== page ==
All of William Hill’s 1,400 high street betting shops are up for grabs this summer as new parent company Caesars Entertainment looks to cash in on its unwanted assets.
Caesars Entertainment has announced that it will sell the European and UK assets of William Hill after formally completing its takeover of the bookmaker last month.
The sale will include all 1,400 of William Hill’s high street shops in the UK and Ireland, as well as its British and European online divisions, which could generate more than £1bn for Caesars according to some analysts.
One of the two primary contenders to takeover Caesars’ unwanted Will Hill assets is US private equity fund Apollo Global Management, having previously competed against the casino operator for the initial acquisition of the British bookmaker. If successful in its takeover of the remaining William Hill assets in the UK and Europe, it ‘would be expected’ that Apollo would combine the British bookmaker with its Italian subsidiary Gamenet, with a strong focus on leveraging the company’s sports betting operations.
Competing with Apollo is the Israeli Shaked business family, the founding shareholders behind online sports betting and casino operator 888 Holdings. Itai Pazner, CEO of 888 Holdings, had previously stated that William Hill “could be something that we would be looking at”.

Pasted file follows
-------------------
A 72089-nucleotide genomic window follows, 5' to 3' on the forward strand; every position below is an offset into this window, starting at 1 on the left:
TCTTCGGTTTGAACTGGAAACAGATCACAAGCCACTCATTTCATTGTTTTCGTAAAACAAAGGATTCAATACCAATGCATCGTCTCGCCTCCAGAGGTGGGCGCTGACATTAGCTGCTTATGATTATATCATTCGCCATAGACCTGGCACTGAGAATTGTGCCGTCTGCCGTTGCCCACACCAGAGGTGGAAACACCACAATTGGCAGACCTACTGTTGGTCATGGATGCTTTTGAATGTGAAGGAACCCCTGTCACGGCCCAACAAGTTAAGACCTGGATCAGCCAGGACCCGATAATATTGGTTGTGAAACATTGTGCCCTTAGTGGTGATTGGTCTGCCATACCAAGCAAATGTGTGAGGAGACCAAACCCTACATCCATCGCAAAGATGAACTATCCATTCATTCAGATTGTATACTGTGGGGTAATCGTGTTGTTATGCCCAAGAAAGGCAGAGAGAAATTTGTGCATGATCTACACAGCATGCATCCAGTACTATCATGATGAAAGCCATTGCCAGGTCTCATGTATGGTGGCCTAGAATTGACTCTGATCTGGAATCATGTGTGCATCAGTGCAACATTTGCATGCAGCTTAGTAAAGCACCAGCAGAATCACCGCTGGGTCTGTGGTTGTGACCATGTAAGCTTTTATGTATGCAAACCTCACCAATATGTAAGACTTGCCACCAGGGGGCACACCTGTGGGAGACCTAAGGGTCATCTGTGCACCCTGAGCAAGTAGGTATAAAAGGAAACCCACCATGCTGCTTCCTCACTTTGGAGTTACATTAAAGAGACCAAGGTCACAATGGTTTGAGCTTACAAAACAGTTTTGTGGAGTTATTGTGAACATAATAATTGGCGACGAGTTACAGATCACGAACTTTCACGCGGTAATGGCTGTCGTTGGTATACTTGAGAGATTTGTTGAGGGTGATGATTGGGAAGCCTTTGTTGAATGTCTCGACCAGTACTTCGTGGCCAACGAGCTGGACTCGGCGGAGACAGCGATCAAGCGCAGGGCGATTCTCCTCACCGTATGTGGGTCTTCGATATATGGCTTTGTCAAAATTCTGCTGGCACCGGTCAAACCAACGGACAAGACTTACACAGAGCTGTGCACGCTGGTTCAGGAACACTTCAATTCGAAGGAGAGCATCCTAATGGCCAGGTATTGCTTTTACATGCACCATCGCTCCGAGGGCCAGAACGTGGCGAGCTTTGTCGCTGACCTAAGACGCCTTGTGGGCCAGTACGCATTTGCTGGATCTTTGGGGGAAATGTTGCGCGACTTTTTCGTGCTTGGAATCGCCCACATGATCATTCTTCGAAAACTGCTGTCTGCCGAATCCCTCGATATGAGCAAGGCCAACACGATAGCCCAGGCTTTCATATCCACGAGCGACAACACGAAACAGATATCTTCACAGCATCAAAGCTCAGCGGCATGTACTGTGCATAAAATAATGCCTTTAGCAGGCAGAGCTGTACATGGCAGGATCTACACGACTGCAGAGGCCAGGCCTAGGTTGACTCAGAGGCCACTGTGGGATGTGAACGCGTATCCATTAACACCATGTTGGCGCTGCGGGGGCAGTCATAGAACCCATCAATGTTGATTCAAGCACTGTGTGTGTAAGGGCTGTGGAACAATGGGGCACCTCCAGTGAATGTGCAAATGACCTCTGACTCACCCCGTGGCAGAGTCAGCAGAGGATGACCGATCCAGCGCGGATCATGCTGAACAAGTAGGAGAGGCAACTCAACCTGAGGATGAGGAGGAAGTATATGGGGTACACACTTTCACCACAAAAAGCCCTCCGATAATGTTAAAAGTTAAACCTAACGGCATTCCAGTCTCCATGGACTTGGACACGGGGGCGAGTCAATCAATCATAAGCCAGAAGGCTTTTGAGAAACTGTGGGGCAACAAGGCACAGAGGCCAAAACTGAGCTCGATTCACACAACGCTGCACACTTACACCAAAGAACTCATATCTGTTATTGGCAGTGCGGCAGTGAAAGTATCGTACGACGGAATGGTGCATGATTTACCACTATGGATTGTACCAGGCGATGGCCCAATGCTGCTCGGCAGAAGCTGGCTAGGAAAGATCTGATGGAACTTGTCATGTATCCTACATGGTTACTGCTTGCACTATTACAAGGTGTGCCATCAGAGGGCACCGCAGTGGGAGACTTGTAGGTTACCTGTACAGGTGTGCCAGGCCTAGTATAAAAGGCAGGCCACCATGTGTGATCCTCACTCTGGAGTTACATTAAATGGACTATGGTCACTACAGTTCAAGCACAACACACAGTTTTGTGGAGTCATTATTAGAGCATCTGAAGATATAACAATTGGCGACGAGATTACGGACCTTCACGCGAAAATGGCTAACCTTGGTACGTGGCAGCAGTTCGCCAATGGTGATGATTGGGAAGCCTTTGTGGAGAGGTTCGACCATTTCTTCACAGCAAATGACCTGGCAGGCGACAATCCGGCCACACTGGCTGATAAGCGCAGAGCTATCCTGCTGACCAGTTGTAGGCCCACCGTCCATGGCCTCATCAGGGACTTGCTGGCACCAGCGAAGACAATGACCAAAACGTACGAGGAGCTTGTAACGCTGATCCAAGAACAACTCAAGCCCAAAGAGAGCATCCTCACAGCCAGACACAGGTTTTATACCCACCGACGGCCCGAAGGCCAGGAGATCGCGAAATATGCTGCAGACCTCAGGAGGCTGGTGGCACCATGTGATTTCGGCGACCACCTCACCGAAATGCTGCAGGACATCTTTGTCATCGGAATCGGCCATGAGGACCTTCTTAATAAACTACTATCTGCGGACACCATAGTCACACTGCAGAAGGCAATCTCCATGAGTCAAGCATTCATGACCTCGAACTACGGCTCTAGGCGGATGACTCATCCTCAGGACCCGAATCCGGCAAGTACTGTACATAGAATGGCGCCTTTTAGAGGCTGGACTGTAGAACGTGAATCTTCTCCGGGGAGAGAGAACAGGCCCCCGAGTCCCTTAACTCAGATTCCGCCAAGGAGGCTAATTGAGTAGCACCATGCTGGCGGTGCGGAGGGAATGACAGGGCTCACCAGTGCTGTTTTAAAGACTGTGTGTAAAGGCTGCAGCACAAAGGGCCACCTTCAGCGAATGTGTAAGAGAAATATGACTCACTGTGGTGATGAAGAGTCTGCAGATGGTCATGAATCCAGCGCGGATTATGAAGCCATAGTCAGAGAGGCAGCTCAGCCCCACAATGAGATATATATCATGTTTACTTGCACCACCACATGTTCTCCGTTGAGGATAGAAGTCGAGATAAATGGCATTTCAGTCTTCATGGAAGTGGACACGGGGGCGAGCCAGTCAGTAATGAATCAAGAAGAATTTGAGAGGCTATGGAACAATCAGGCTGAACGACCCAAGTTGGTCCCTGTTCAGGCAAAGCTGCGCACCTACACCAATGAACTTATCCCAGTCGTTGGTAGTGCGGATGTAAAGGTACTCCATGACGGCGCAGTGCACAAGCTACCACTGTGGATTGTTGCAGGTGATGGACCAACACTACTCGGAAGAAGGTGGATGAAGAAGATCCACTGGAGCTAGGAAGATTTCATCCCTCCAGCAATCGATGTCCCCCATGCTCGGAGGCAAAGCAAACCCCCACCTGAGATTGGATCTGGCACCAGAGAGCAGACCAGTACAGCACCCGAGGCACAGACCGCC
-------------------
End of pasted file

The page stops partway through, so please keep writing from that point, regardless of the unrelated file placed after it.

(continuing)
Other potential contenders could include Fred Done, owner of Betfred, who is reportedly primarily interested in integrating William Hill’s extensive network of betting shops into his own business. If successful this would account for 44 percent of the UK’s offline, retail betting market. Additionally, Swedish operator Kindred is also reportedly interested in incorporating the remaining William Hill divisions such as popular online casino Mr Green into its portfolio, which already includes Betsson and 32Red. However, Apollo is allegedly in the dominant position in the bidding contest, having been granted access to William Hill’s books during the takeover contest with Caesars.
While the UK’s upcoming gambling review could lead to a change in valuation of William Hill’s assets, deal makers expect bidding to be concluded by the summer, however any final acquisition agreements could not be finalised until the end of the year trading. Until then, the company’s betting shops will continue to operate, but depending on the terms of any sale, it could be the end of a brand that has been a stalwart of British high streets since William Hill acquired his first betting shop in 1966.